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Editor's note: This article is a part of a series reviewing Utah and U.S. history for KSL.com's Historic section. ROCKVILLE, Washington County — A nearly century-old bridge that a small southern Utah town banded together to preserve is set to ceremoniously reopen next week.
The bridge, which was built over to the Virgin River in 1924, officially reopened to traffic in mid-February, but an official ceremony is slated for May 3. Rockville Mayor Pam Leach and a representative from the Utah Department of Transportation will speak at the event, and plaques will be handed out to those who helped save the bridge, said Joyce Hamilton, the town’s deputy clerk.
In short, it’ll be a celebration of seven years and thousands of dollars spent to preserve a slice of the town’s history.
The 217-foot long one-lane bridge was designed for the scenic town by the U.S. Bureau of Public Roads to cut travel from Zion and Grand Canyon national parks by 33 miles and thus cut minutes of travel time. It was completed 94 years ago.
Two years after its completion, a daily bus service that would loop between Bryce Canyon, Zion, the Grand Canyon and Pipe Springs National Monument used the bridge for a faster route. That continued until 1928 when the Zion-Mt. Carmel Highway was finished. The bridge remained a fixture of the town for decades afterward allows its 270 residents to reach the town of Grafton, as well as places like Gooseberry Mesa and Smithsonian Butte, according to the Washington County Historical Society.
It’s also the last surviving Parker Through Truss-type bridge in Utah, Rockville officials say, and it was added to the National Register of Historic Places in 1995.
The fate of the bridge was put into question in 2012 when UDOT inspectors determined it was structurally deficient. In 2013 the town came up with a plan to replace it with a two-lane bridge, but a city survey found nearly three-fourths of the 57 percent of the residents who responded preferred preserving the bridge instead. In fact, at one point, roughly 20 percent of the entire town showed up to a meeting to voice their support to keep the bridge, according to Hamilton.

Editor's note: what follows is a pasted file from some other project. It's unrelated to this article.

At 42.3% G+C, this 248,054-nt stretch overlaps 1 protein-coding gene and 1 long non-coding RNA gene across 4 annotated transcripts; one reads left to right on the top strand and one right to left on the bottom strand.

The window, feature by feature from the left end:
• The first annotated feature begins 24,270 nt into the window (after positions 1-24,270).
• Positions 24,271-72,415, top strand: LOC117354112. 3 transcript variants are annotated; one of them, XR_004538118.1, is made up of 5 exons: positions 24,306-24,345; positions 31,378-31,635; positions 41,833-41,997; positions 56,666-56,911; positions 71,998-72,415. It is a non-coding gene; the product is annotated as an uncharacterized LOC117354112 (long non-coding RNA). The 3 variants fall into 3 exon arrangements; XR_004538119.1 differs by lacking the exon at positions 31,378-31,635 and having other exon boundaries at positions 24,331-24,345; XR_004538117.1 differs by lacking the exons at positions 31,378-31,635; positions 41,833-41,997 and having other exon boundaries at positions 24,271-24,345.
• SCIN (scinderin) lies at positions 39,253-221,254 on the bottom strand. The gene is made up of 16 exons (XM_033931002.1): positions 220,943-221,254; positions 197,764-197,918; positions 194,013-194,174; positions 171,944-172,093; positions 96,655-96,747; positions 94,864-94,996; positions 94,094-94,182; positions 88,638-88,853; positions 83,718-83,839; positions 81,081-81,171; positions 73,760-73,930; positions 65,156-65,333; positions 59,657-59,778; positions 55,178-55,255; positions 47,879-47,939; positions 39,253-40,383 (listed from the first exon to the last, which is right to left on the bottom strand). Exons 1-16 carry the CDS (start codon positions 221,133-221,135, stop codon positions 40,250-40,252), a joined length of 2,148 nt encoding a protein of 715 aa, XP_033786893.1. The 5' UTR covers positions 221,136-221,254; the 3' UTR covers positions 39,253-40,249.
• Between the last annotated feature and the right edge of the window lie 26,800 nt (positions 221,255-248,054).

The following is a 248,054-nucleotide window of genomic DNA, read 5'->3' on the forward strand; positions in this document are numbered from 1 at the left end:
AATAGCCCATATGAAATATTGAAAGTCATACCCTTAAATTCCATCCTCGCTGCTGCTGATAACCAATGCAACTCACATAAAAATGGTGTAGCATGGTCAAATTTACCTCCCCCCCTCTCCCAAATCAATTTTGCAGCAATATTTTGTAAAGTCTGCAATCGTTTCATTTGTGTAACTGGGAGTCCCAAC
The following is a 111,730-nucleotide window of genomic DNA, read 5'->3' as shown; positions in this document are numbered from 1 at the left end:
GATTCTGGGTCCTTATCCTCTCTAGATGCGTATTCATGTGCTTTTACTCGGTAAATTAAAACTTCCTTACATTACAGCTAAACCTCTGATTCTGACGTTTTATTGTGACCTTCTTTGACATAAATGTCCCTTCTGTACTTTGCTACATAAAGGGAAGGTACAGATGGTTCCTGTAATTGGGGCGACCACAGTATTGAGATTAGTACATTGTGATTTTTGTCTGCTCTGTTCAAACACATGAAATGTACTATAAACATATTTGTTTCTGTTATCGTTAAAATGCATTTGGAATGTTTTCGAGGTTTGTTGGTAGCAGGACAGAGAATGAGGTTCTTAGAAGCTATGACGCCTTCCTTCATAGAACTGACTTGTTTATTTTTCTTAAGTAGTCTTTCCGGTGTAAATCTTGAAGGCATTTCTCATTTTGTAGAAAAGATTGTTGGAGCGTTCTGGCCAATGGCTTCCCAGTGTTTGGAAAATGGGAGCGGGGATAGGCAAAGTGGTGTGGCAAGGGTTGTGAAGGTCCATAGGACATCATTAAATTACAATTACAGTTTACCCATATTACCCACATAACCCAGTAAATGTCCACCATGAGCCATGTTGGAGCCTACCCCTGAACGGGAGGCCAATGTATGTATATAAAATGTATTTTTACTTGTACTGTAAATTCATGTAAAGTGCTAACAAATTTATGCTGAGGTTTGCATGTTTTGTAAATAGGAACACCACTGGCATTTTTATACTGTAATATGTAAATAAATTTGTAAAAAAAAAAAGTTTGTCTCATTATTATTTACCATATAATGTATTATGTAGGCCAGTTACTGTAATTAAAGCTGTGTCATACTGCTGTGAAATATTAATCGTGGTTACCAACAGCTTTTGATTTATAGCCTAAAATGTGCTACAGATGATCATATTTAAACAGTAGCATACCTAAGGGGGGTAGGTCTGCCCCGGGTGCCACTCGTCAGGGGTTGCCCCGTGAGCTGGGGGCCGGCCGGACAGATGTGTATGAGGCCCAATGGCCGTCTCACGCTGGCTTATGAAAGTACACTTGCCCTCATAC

However, that came with a steep cost for a small town to cover alone. Even with Federal Highway Administration funding that covered more than 90 percent of the projected cost, the town was $169,250 short of repairing the bridge.
The town’s elected officials sought and received additional funding from the state, collected donations and even sponsored art exhibitions, collection jars and auctions to help collect enough money.
The George S. and Dolores Dore Eccles Foundation, UDOT, the neighboring town of Springdale and dozens of others made financial contributions, according to town officials.
“That was a lot of money for our town to raise and the community came together and did a great job of funding it, supporting it and we could not have done it without all the support we received,” Hamilton said.
The process to fix the bridge began in 2018 and concluded at the start of this year. It’s still a one-lane bridge like when it opened 94 years ago, and it’s back to being able to withstand 25 tons like it was once able to.
Hamilton said she believes Rockville’s residents are relieved the seven-year ordeal has come to an end and they are pleased with the final outcome.
“They think the bridge looks really great,” she said.
The celebration on May 3 is free and open to the public. Those wishing to attend can park at the Rockville Town Park and take a free shuttle to the ceremony at the bridge (on Bridge Road) or park alongside state Route 9. In addition to the speakers, light refreshments will be served.